Liberia U.S.A. Ciment's New History Illustrates the Folly of the 19th-Century Back-to-Africa Movement

By Simpson, Dan | Pittsburgh Post-Gazette (Pittsburgh, PA), February 23, 2014 | Go to article overview

Liberia U.S.A. Ciment's New History Illustrates the Folly of the 19th-Century Back-to-Africa Movement


Simpson, Dan, Pittsburgh Post-Gazette (Pittsburgh, PA)


"ANOTHER AMERICA: THE STORY OF LIBERIA AND THE FORMER SLAVES WHO RULED IT"

By James Ciment.

Hill and Wang ($30).

Americans should know a lot about the West African state of Liberia, given the important role that the United States has played in its evolution since its creation in the 19th century. It was settled and virtually laid out in its original form by African- Americans, either free or freed and transported there. At the same time, there has always been among Americans a tendency to look away from what was going on in Liberia.

This approach had various geneses. One of them, perhaps the most meritorious, was to encourage Liberia in its independence. A second was to try to avoid responsibility for it and, thus, an obligation to support it financially and otherwise as it stumbled through some of the more difficult moments of its now 166 years of existence.

A third reason for Americans to look the other way on Liberia was that some of what took place there was truly appalling. In "Another America: The Story of Liberia and the Former Slaves Who Ruled It," author James Ciment notes that some of the returned slaves kept and traded slaves themselves.

And who can forget the military coup d'etat that took place there in 1980, which included the murder of the then-president and the execution, tied to poles on the beach, of 13 of Liberia's senior officials.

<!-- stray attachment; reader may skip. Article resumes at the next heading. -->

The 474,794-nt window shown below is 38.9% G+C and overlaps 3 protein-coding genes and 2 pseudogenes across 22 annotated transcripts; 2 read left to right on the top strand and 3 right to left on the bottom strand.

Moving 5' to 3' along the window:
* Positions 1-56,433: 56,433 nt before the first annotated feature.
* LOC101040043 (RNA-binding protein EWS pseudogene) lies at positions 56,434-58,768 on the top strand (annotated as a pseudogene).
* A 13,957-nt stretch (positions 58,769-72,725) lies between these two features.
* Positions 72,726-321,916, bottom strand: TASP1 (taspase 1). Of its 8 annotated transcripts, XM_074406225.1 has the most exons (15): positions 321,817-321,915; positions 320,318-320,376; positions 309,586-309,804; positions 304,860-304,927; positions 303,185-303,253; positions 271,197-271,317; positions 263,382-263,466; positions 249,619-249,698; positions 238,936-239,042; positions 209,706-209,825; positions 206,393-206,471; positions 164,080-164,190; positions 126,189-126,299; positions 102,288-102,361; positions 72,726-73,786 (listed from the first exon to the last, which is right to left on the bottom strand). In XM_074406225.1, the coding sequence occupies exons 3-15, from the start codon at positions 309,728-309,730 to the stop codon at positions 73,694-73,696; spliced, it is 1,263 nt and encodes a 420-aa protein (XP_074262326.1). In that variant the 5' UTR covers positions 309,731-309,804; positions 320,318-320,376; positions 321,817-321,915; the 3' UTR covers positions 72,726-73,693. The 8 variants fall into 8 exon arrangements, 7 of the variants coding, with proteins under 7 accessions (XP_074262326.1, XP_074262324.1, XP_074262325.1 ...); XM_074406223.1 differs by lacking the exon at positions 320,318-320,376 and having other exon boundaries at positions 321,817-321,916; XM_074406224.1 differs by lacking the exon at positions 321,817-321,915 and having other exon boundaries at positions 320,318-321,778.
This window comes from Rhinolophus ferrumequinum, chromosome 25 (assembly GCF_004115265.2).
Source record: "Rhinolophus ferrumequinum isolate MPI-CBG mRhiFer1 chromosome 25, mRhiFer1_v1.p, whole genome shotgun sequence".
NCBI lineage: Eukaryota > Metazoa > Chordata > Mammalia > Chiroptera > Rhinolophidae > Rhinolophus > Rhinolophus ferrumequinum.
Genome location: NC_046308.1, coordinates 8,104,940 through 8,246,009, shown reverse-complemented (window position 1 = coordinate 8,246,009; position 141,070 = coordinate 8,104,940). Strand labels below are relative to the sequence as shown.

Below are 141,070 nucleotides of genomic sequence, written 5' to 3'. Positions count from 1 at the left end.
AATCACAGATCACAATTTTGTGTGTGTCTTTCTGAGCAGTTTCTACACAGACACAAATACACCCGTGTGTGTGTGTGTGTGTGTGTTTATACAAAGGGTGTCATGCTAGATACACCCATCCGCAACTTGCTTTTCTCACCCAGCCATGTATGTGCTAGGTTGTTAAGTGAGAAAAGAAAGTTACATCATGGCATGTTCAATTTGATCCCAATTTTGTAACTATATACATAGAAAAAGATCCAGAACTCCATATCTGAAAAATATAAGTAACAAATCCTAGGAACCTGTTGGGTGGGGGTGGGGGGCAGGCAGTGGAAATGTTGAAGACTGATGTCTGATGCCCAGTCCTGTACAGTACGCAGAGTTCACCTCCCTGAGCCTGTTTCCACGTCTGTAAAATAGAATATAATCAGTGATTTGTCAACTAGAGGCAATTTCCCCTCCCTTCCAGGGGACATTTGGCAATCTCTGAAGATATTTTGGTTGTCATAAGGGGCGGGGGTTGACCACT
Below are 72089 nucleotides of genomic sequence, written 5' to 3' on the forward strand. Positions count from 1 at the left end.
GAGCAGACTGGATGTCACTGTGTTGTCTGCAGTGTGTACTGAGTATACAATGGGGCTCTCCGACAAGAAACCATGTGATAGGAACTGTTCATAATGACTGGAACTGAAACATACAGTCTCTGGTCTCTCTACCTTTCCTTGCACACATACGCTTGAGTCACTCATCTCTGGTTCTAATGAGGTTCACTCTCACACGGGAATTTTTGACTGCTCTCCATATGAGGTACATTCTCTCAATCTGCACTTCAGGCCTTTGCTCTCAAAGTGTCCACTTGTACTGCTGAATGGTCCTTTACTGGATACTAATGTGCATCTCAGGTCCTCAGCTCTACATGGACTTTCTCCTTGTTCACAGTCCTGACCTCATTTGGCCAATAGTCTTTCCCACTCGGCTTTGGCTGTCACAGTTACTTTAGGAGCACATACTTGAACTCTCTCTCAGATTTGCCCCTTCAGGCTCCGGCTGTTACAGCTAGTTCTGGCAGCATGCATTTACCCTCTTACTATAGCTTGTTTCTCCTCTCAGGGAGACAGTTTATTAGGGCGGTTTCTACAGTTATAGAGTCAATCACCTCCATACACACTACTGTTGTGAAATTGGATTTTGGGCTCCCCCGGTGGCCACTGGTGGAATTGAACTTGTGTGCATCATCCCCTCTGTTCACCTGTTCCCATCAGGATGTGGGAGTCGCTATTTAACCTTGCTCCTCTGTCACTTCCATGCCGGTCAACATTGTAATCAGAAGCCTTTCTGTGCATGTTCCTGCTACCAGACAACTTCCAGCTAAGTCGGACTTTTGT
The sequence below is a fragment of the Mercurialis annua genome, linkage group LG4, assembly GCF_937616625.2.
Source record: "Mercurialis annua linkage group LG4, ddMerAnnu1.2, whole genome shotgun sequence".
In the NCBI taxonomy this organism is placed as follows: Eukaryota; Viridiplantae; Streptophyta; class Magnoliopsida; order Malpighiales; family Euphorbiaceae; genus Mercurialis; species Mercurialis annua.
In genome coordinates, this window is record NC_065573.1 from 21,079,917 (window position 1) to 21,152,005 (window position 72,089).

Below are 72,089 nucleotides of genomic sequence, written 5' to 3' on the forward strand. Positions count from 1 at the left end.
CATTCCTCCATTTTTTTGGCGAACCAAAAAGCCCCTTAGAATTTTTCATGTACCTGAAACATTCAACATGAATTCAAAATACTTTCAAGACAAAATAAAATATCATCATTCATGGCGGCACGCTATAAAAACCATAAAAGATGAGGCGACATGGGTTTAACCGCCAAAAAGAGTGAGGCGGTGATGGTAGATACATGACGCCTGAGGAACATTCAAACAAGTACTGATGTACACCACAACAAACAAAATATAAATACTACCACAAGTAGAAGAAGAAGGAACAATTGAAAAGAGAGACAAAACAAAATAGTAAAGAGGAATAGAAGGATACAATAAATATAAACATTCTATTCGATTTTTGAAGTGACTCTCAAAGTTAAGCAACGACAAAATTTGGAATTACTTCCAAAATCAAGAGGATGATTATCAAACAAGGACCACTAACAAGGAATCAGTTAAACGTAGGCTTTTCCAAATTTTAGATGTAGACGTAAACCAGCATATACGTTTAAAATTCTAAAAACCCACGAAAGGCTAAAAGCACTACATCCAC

The final reason I would cite is the less-than-comfortable experience of Americans looking at what the Liberians were doing and wondering to what degree the bad parts were a result of the experience of America itself that the African-American settlers had taken with them when they went there.

That is a question that Mr. Ciment does not shy away from addressing. It is ironic that this book comes out as American film audiences are seeking to digest "12 Years a Slave." The film is, in part, a chronicle of the America that the African-Americans who settled Liberia -- ex-slave and free -- would have both left behind and taken with them as they sought to create a new society among the Africans of the West African coast.

The film doesn't really deal with the question of the impact of the heritage of the times on African-Americans today, although that is perhaps too much to ask. "Another America" does deal with the question of what the settlers carried with them in terms of their concept of society and their role in it.

Unfortunately, some of it was not so healthy. …

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